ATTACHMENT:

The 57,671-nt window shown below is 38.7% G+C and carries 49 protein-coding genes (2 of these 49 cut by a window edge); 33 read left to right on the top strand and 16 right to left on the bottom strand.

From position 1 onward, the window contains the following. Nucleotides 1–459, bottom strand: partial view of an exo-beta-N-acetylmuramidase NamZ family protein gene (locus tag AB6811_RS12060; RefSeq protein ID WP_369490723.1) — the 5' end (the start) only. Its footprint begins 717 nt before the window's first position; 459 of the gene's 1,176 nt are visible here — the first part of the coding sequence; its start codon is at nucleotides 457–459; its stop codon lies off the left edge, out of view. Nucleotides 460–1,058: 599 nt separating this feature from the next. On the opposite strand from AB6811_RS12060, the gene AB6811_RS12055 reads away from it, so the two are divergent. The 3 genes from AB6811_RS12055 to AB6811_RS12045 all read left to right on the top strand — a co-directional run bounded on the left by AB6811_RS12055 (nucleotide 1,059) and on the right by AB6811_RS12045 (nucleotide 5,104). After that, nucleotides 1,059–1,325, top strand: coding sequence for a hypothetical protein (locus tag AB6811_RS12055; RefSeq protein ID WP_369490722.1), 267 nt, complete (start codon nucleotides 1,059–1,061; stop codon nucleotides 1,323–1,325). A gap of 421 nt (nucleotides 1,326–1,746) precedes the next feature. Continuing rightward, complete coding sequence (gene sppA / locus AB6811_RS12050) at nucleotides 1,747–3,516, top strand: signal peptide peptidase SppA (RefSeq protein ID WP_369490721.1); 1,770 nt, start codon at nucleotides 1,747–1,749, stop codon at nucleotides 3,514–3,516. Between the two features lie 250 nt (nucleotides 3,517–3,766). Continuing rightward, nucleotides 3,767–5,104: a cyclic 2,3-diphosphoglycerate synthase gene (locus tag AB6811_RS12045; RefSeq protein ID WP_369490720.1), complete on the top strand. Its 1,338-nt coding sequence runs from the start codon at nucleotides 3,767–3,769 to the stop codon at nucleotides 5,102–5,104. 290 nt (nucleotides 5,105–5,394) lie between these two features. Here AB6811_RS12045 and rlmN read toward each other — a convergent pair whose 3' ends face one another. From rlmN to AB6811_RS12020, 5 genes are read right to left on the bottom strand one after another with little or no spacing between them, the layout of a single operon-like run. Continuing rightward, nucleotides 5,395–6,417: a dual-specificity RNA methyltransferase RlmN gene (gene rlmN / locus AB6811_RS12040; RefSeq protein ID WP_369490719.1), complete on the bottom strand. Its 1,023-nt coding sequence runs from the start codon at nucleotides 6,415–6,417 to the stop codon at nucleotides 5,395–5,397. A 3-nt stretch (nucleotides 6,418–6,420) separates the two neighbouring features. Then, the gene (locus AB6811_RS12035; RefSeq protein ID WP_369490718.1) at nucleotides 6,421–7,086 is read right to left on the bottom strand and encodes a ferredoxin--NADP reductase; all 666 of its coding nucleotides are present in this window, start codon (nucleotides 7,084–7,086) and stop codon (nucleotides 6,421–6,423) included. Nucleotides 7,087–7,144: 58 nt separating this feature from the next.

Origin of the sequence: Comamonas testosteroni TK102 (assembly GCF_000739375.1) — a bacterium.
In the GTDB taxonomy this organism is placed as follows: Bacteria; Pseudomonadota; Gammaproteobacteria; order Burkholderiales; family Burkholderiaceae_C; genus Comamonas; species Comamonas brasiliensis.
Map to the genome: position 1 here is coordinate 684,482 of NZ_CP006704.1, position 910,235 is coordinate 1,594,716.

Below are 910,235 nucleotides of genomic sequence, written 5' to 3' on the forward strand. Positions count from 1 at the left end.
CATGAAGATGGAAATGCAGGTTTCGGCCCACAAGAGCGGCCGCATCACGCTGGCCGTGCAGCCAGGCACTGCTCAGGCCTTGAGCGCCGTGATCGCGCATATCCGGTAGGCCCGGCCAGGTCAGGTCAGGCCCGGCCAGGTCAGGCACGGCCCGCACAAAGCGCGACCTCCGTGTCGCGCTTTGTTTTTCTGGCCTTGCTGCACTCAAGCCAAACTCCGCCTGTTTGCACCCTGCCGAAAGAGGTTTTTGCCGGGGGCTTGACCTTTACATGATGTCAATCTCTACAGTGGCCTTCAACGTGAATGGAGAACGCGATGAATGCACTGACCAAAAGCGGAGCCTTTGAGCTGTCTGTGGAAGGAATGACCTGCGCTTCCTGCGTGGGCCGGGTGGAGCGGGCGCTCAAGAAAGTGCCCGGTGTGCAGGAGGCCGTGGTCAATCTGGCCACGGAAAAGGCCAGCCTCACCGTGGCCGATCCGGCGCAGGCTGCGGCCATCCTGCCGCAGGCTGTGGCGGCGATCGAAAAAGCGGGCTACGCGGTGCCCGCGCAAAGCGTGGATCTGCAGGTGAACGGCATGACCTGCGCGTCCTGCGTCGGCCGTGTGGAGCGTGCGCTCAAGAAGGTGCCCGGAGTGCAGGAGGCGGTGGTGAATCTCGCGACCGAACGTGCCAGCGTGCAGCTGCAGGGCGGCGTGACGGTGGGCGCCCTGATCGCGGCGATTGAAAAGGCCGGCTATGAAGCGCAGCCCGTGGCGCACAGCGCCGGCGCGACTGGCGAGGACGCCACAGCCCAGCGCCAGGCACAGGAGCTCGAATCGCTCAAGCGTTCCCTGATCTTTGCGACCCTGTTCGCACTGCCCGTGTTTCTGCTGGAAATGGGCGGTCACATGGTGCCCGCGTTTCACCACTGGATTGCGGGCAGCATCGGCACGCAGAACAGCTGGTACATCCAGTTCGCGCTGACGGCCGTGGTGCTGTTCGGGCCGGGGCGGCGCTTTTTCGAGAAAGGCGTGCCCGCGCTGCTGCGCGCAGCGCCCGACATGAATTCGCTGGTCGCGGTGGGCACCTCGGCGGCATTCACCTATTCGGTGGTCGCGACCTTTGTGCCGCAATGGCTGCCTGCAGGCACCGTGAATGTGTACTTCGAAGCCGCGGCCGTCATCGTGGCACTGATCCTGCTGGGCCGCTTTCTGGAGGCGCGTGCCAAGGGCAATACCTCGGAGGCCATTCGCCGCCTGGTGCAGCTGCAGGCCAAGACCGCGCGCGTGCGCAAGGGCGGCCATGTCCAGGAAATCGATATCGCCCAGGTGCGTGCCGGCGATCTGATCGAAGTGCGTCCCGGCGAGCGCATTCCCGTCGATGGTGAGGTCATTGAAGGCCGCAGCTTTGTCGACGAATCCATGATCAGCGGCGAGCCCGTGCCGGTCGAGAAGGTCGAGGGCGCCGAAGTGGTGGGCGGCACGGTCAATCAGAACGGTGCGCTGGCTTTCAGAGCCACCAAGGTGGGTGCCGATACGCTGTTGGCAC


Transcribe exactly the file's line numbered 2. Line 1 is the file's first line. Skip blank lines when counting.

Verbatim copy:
From position 1 onward, the window contains the following. Nucleotides 1–459, bottom strand: partial view of an exo-beta-N-acetylmuramidase NamZ family protein gene (locus tag AB6811_RS12060; RefSeq protein ID WP_369490723.1) — the 5' end (the start) only. Its footprint begins 717 nt before the window's first position; 459 of the gene's 1,176 nt are visible here — the first part of the coding sequence; its start codon is at nucleotides 457–459; its stop codon lies off the left edge, out of view. Nucleotides 460–1,058: 599 nt separating this feature from the next. On the opposite strand from AB6811_RS12060, the gene AB6811_RS12055 reads away from it, so the two are divergent. The 3 genes from AB6811_RS12055 to AB6811_RS12045 all read left to right on the top strand — a co-directional run bounded on the left by AB6811_RS12055 (nucleotide 1,059) and on the right by AB6811_RS12045 (nucleotide 5,104). After that, nucleotides 1,059–1,325, top strand: coding sequence for a hypothetical protein (locus tag AB6811_RS12055; RefSeq protein ID WP_369490722.1), 267 nt, complete (start codon nucleotides 1,059–1,061; stop codon nucleotides 1,323–1,325). A gap of 421 nt (nucleotides 1,326–1,746) precedes the next feature. Continuing rightward, complete coding sequence (gene sppA / locus AB6811_RS12050) at nucleotides 1,747–3,516, top strand: signal peptide peptidase SppA (RefSeq protein ID WP_369490721.1); 1,770 nt, start codon at nucleotides 1,747–1,749, stop codon at nucleotides 3,514–3,516. Between the two features lie 250 nt (nucleotides 3,517–3,766). Continuing rightward, nucleotides 3,767–5,104: a cyclic 2,3-diphosphoglycerate synthase gene (locus tag AB6811_RS12045; RefSeq protein ID WP_369490720.1), complete on the top strand. Its 1,338-nt coding sequence runs from the start codon at nucleotides 3,767–3,769 to the stop codon at nucleotides 5,102–5,104. 290 nt (nucleotides 5,105–5,394) lie between these two features. Here AB6811_RS12045 and rlmN read toward each other — a convergent pair whose 3' ends face one another. From rlmN to AB6811_RS12020, 5 genes are read right to left on the bottom strand one after another with little or no spacing between them, the layout of a single operon-like run. Continuing rightward, nucleotides 5,395–6,417: a dual-specificity RNA methyltransferase RlmN gene (gene rlmN / locus AB6811_RS12040; RefSeq protein ID WP_369490719.1), complete on the bottom strand. Its 1,023-nt coding sequence runs from the start codon at nucleotides 6,415–6,417 to the stop codon at nucleotides 5,395–5,397. A 3-nt stretch (nucleotides 6,418–6,420) separates the two neighbouring features. Then, the gene (locus AB6811_RS12035; RefSeq protein ID WP_369490718.1) at nucleotides 6,421–7,086 is read right to left on the bottom strand and encodes a ferredoxin--NADP reductase; all 666 of its coding nucleotides are present in this window, start codon (nucleotides 7,084–7,086) and stop codon (nucleotides 6,421–6,423) included. Nucleotides 7,087–7,144: 58 nt separating this feature from the next.